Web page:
New Penn gym could be open by August

  • Kelsey Walling/Tribune-Herald Lorraine Shin looks at plans for the gym being constructed in the old Hilo Lanes bowling alley on Friday.

  • Kelsey Walling/Tribune-Herald Lorraine Shin reaches for design plans while visiting the old Hilo Lanes bowling alley, which is being transformed into a gym, on Friday.

Construction to convert the old Hilo Lanes bowling alley property into a commercial center continues, despite the coronavirus pandemic.

Hilo businesswoman Lorraine Shin, whose company, M.S. Petroleum Corp., bought the 3.7 acre property for $2.55 million in 2018, said Friday “a lot of work is being done” on the interior of the building.

ADVERTISING


“The plumbing is going in; the walls are going in,” Shin said.

According to the county’s Real Property Tax website, three construction permits for the 38,000-square-foot building were issued in 2020.

The first was the building permit issued April 13 to convert about 25,000 square feet of the 61-year-old building into a fitness center with aerobic rooms and a dojo, new restrooms and Americans With Disabilities Act-compliant ramps — plus alterations to the foundation to accommodate these changes. The estimated costs of the alterations are $1.8 million. A plumbing permit for alterations including a new sprinkler system was issued May 27, with an estimated cost of $105,000.

And an electrical permit for alterations including air conditioning was issued on Oct. 21, with an estimated $100,000 price tag.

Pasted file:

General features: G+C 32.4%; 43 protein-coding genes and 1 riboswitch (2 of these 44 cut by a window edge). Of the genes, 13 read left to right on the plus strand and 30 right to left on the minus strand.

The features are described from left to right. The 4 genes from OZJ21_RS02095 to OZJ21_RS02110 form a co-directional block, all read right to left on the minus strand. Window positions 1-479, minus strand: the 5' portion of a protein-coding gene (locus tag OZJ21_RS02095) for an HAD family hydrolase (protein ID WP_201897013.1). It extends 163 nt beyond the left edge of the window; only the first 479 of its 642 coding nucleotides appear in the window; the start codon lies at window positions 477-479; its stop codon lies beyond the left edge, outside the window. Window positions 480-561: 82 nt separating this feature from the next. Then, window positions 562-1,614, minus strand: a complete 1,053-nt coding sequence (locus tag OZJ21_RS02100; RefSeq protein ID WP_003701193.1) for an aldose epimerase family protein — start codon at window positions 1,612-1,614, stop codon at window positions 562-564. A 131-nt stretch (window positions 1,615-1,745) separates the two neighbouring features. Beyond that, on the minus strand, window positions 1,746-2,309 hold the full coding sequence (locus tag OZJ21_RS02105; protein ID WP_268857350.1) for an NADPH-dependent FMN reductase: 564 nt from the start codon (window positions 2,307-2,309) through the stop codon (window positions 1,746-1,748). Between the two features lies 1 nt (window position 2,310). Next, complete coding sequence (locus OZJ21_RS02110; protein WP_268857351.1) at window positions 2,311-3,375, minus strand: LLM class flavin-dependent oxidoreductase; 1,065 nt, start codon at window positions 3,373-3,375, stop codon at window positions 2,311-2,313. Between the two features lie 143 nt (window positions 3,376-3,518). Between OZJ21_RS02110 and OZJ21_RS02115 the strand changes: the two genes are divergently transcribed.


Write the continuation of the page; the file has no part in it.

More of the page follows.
“Our first focus is the gym,” Shin said.

She added her son, Jay Dee Penn and his wife, Jodi, are taking the lead and are close to closing an agreement for a fifth BJ Penn/UFC gym in Hawaii for the building, which is being renamed 777 Kinoole Center — a play on the property’s address.

BJ Penn, another of Shin’s sons, is a two-division former UFC champion and an inductee of the mixed martial arts giant’s Hall of Fame.

“We’re all excited about this, but nobody is more excited than BJ,” Shin said. “He’s been going over training plans, the logistics, those types of things. It’s going to be a state-of-the-art gym.”

Shin said it’s possible the gym could open as soon as August. The Penn Training and Fitness Center at 639 Kinoole St. remains in business, for now, but COVID restrictions have slowed business there.

“Right now, we can only allow 60 people in at a time,” Shin said. “Previously, before COVID, we were doing about 2,000 members a month. So now, with this new gym, we’re looking at — after it’s opened — we’re looking to double that.”

The gym will leave 13,000 square feet available for other businesses at 777 Kinoole Center. A “space available” sign sits atop the former bowling alley building directing interested tenants to call (808) 960-7378.

“Right now, the commercial spaces are on hold. There are a lot of individuals that are interested in space, but they’re on hold because of the COVID, which has hit them hard and hit us, as well,” Shin said. “Some of them — not all, but some of them — have had to put themselves on hold.”

Shin said the plan calls for 206 parking stalls. Grading has been occurring behind the building, and Shin said there are plans for a concert venue there. She added they’re looking for a restaurant to occupy part of the building.

ADVERTISING


“When we get it up and running, I believe our place at 777 Kinoole will be the talk of the town, the happening place.”

Email John Burnett at jburnett@hawaiitribune-herald.com.

Leave a Reply

Your email address will not be published. Required fields are marked *

*

By participating in online discussions you acknowledge that you have agreed to the Star-Advertiser's TERMS OF SERVICE. An insightful discussion of ideas and viewpoints is encouraged, but comments must be civil and in good taste, with no personal attacks. If your comments are inappropriate, you may be banned from posting. To report comments that you believe do not follow our guidelines, email hawaiiwarriorworld@staradvertiser.com.